Such commercials have been popping up for a while now, and they seem to represent a marketing trend for companies: using celebrities’ cool factor. Companies in the business are trying to create a coolness factor to chocolate and distinguish their own chocolate from their competitors. One such strategy is through personalization of chocolate; for example, Mars company has been customizing m&m’s since early 2000s (kpmg.com). Another such method to make chocolate cool has been to market chocolate to men as a device to get women. For example, during the 1930s to 1950s, chocolate was marketed to upper-class men as a way to court upper-class women (Moss & Badenoch, pg. 111). Using celebrity endorsements, though, has been relatively underutilized until recently (kpmg.com), but it seems to be a model adopted by more and more companies as evident by a simple YouTube search. Celebrity ads add both a cool factor and uniqueness factor to a company’s chocolate product at the same time: For example, the Manizel ad uses Manziel’s fame to develop a “coolness” factor to Snickers and make Snickers’ bar different from the competition: This is because the premise of the commercial is that an attractive, gifted, famous athlete such as Manziel only eats the Snickers bar—but no other bars— and if the viewer wants to be great like Manziel, then he or she too should only eat a Snickers’ bar and not a chocolate bar from the competition.
In contrast, our commercial/still image would focus on the good itself (see ad above). Our ad is simple, with a cacao bean, and the phrase, “It’s just chocolate.” There are no additional celebrities or “noise”. We want viewers’ focus and attention to be on the product that we are selling, and nothing else besides it. The simplistic design is a push-back against the extravagance and unnecessary elements from the Manziel ad, which take away the attention from the good—the chocolate—that we are providing. Our ad is also timeless: whereas the Manziel ad can only be played so long as long as Manziels’ popularity is high—as it was likely an attempt to make the Snickers bar seem cool through association with Manziel and capitalization on his fame—our ad recognizes chocolate as special and cool without other actors associated with it. We place chocolate on a pedestal; we do not need celebrities’ endorsement to make people buy it. Our ad propagates the platform and belief that chocolate is simply chocolate, and that it will sell on those inherent qualities and merits that come from it being chocolate.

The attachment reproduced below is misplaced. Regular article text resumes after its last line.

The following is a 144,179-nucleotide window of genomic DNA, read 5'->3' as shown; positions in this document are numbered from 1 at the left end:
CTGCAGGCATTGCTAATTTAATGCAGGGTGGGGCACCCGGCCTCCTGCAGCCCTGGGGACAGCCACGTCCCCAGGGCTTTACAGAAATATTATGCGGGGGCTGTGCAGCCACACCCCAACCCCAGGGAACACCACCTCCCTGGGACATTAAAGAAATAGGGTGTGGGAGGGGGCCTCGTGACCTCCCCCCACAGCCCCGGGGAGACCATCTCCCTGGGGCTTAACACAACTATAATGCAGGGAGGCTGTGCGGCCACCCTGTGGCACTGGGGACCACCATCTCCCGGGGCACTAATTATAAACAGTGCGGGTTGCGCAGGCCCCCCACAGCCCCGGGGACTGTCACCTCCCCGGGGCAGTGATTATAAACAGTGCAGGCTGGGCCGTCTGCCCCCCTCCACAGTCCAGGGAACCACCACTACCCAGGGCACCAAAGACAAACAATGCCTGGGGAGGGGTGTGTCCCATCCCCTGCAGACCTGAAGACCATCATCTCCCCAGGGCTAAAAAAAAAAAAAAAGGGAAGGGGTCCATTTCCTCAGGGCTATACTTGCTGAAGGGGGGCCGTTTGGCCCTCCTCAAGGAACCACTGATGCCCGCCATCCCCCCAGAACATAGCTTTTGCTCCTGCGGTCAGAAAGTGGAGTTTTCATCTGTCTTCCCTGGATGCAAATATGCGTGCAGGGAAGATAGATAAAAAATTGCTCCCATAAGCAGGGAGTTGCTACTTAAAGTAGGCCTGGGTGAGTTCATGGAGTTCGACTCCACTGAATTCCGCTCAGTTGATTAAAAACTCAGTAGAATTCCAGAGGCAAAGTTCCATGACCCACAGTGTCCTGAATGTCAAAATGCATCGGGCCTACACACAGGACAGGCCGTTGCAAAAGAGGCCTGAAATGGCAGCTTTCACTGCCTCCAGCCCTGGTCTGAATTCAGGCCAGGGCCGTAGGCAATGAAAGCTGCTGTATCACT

An actual chocolate commercial that resembles our vision in animation is Mars’ “Biggest Ever Chocolate Bar” ad from the ‘80s.
In this commercial, the focus is clearly on the Mars’ bar. The narrator lists out the bars’ many qualities—the biggest in size, more milk, sugar, and chocolate. The chocolate bar is on the screen for the majority of the commercial, shown at a close-up, to make sure the viewer’s attention it solely on it. There are no celebrities or distracting aerobics workouts to take away the viewer’s attention from the bar.
Mars Biggest Ever Chocolate Bar (Classic UK Ad 1980’s). ClassicUKads. Mars Company, 2010. YouTube. https://www.youtube.com/watch?v=4nTWp7CC0_0
TV Commercial – Snickers – Johnny Jam Boogie – Featuring Johnny Manziel – Satisfies. Sonic Wendy. Snickers, 2014. YouTube. < https://www.youtube.com/watch?v=71DhBJgsAmY >
Moss, Sarah, and Alexander Badenoch. Chocolate:A Global History. Reaktion, 2009. Web. https://books.google.com/books?id=94Ke9b2a-FAC&pg=PT112&lpg=PT112&dq=trends+in+chocolate+advertising&source=bl&ots=0s2s8exvRz&sig=5BFITnOCUre3eG4iAXmM_FQlCnY&hl=en&sa=X&ei=xiAoVaLoC6aIsQT_1IDoCg&ved=0CD4Q6AEwBTgK#v=onepage&q=trends%20in%20chocolate%20advertising&f=false
“A Taste of the Future.” Kpmg.com. Kpmg, 1 Jan. 2014. Web. 6 Apr. 2015. <http://www.kpmg.com/Global/en/IssuesAndInsights/ArticlesPublications/Documents/taste-of-the-future.pdf>.